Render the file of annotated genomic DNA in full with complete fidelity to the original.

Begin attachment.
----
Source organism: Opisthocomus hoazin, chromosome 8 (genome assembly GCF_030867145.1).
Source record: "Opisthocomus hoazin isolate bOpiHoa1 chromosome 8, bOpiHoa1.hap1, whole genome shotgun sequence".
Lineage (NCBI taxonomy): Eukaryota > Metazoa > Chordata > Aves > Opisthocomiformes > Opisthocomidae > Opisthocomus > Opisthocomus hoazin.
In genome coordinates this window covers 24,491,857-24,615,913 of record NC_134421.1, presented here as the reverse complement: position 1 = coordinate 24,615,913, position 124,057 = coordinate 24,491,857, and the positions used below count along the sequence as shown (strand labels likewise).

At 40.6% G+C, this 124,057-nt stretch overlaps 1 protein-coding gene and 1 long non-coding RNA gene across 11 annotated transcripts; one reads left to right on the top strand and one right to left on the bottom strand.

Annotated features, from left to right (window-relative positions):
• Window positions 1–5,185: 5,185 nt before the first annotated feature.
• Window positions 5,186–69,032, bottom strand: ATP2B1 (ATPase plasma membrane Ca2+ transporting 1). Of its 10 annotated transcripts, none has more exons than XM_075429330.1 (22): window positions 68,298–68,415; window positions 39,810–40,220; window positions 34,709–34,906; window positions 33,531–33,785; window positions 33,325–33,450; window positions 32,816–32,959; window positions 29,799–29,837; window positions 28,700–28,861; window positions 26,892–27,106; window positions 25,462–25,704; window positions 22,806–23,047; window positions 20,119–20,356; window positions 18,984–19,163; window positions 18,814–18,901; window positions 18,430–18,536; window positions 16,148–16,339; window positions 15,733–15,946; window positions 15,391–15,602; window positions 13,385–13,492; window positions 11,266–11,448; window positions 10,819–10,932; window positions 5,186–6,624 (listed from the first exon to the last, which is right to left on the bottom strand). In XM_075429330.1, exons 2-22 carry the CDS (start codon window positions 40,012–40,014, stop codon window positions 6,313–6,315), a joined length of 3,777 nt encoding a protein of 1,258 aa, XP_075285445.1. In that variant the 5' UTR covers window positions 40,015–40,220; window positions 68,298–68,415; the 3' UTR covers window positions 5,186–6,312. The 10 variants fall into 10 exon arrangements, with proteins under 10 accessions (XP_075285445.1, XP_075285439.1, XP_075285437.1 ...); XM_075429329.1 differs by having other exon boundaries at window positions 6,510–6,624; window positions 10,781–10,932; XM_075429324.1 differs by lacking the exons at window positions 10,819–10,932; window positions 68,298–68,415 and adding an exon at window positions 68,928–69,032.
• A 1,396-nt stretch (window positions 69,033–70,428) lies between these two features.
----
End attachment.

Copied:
Source organism: Opisthocomus hoazin, chromosome 8 (genome assembly GCF_030867145.1).
Source record: "Opisthocomus hoazin isolate bOpiHoa1 chromosome 8, bOpiHoa1.hap1, whole genome shotgun sequence".
Lineage (NCBI taxonomy): Eukaryota > Metazoa > Chordata > Aves > Opisthocomiformes > Opisthocomidae > Opisthocomus > Opisthocomus hoazin.
In genome coordinates this window covers 24,491,857-24,615,913 of record NC_134421.1, presented here as the reverse complement: position 1 = coordinate 24,615,913, position 124,057 = coordinate 24,491,857, and the positions used below count along the sequence as shown (strand labels likewise).

At 40.6% G+C, this 124,057-nt stretch overlaps 1 protein-coding gene and 1 long non-coding RNA gene across 11 annotated transcripts; one reads left to right on the top strand and one right to left on the bottom strand.

Annotated features, from left to right (window-relative positions):
• Window positions 1–5,185: 5,185 nt before the first annotated feature.
• Window positions 5,186–69,032, bottom strand: ATP2B1 (ATPase plasma membrane Ca2+ transporting 1). Of its 10 annotated transcripts, none has more exons than XM_075429330.1 (22): window positions 68,298–68,415; window positions 39,810–40,220; window positions 34,709–34,906; window positions 33,531–33,785; window positions 33,325–33,450; window positions 32,816–32,959; window positions 29,799–29,837; window positions 28,700–28,861; window positions 26,892–27,106; window positions 25,462–25,704; window positions 22,806–23,047; window positions 20,119–20,356; window positions 18,984–19,163; window positions 18,814–18,901; window positions 18,430–18,536; window positions 16,148–16,339; window positions 15,733–15,946; window positions 15,391–15,602; window positions 13,385–13,492; window positions 11,266–11,448; window positions 10,819–10,932; window positions 5,186–6,624 (listed from the first exon to the last, which is right to left on the bottom strand). In XM_075429330.1, exons 2-22 carry the CDS (start codon window positions 40,012–40,014, stop codon window positions 6,313–6,315), a joined length of 3,777 nt encoding a protein of 1,258 aa, XP_075285445.1. In that variant the 5' UTR covers window positions 40,015–40,220; window positions 68,298–68,415; the 3' UTR covers window positions 5,186–6,312. The 10 variants fall into 10 exon arrangements, with proteins under 10 accessions (XP_075285445.1, XP_075285439.1, XP_075285437.1 ...); XM_075429329.1 differs by having other exon boundaries at window positions 6,510–6,624; window positions 10,781–10,932; XM_075429324.1 differs by lacking the exons at window positions 10,819–10,932; window positions 68,298–68,415 and adding an exon at window positions 68,928–69,032.
• A 1,396-nt stretch (window positions 69,033–70,428) lies between these two features.